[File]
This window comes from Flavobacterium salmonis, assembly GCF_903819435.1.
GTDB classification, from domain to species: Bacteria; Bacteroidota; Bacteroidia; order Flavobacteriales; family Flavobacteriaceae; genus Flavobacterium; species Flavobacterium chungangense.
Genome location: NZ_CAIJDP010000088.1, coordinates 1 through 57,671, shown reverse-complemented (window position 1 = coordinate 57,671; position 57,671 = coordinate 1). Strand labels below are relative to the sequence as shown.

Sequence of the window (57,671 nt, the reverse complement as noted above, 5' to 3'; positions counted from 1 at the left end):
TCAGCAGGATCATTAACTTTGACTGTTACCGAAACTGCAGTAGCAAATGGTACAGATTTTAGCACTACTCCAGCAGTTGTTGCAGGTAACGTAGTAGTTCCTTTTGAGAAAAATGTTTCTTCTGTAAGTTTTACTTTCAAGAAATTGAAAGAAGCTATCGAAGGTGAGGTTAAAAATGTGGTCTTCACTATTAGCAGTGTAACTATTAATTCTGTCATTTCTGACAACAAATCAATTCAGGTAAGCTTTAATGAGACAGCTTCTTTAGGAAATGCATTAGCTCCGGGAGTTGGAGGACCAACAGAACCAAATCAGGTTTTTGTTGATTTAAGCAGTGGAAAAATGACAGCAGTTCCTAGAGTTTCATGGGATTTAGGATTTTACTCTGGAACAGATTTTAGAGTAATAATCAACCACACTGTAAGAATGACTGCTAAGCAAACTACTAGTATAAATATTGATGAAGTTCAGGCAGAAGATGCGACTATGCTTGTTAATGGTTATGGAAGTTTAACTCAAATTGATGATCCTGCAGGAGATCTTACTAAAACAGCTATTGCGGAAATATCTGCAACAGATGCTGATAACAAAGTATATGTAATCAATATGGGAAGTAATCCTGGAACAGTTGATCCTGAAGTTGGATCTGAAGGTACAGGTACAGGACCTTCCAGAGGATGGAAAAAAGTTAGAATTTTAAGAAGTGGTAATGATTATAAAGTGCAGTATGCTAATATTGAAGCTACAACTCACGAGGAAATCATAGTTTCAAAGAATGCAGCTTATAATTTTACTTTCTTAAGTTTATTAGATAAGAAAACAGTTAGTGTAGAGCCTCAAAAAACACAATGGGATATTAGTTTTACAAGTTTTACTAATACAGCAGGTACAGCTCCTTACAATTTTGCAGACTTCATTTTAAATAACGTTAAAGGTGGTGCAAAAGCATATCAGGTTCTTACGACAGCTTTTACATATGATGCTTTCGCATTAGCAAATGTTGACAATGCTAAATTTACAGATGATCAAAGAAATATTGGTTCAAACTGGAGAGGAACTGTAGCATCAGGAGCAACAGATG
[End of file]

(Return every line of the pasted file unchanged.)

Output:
This window comes from Flavobacterium salmonis, assembly GCF_903819435.1.
GTDB classification, from domain to species: Bacteria; Bacteroidota; Bacteroidia; order Flavobacteriales; family Flavobacteriaceae; genus Flavobacterium; species Flavobacterium chungangense.
Genome location: NZ_CAIJDP010000088.1, coordinates 1 through 57,671, shown reverse-complemented (window position 1 = coordinate 57,671; position 57,671 = coordinate 1). Strand labels below are relative to the sequence as shown.

Sequence of the window (57,671 nt, the reverse complement as noted above, 5' to 3'; positions counted from 1 at the left end):
TCAGCAGGATCATTAACTTTGACTGTTACCGAAACTGCAGTAGCAAATGGTACAGATTTTAGCACTACTCCAGCAGTTGTTGCAGGTAACGTAGTAGTTCCTTTTGAGAAAAATGTTTCTTCTGTAAGTTTTACTTTCAAGAAATTGAAAGAAGCTATCGAAGGTGAGGTTAAAAATGTGGTCTTCACTATTAGCAGTGTAACTATTAATTCTGTCATTTCTGACAACAAATCAATTCAGGTAAGCTTTAATGAGACAGCTTCTTTAGGAAATGCATTAGCTCCGGGAGTTGGAGGACCAACAGAACCAAATCAGGTTTTTGTTGATTTAAGCAGTGGAAAAATGACAGCAGTTCCTAGAGTTTCATGGGATTTAGGATTTTACTCTGGAACAGATTTTAGAGTAATAATCAACCACACTGTAAGAATGACTGCTAAGCAAACTACTAGTATAAATATTGATGAAGTTCAGGCAGAAGATGCGACTATGCTTGTTAATGGTTATGGAAGTTTAACTCAAATTGATGATCCTGCAGGAGATCTTACTAAAACAGCTATTGCGGAAATATCTGCAACAGATGCTGATAACAAAGTATATGTAATCAATATGGGAAGTAATCCTGGAACAGTTGATCCTGAAGTTGGATCTGAAGGTACAGGTACAGGACCTTCCAGAGGATGGAAAAAAGTTAGAATTTTAAGAAGTGGTAATGATTATAAAGTGCAGTATGCTAATATTGAAGCTACAACTCACGAGGAAATCATAGTTTCAAAGAATGCAGCTTATAATTTTACTTTCTTAAGTTTATTAGATAAGAAAACAGTTAGTGTAGAGCCTCAAAAAACACAATGGGATATTAGTTTTACAAGTTTTACTAATACAGCAGGTACAGCTCCTTACAATTTTGCAGACTTCATTTTAAATAACGTTAAAGGTGGTGCAAAAGCATATCAGGTTCTTACGACAGCTTTTACATATGATGCTTTCGCATTAGCAAATGTTGACAATGCTAAATTTACAGATGATCAAAGAAATATTGGTTCAAACTGGAGAGGAACTGTAGCATCAGGAGCAACAGATG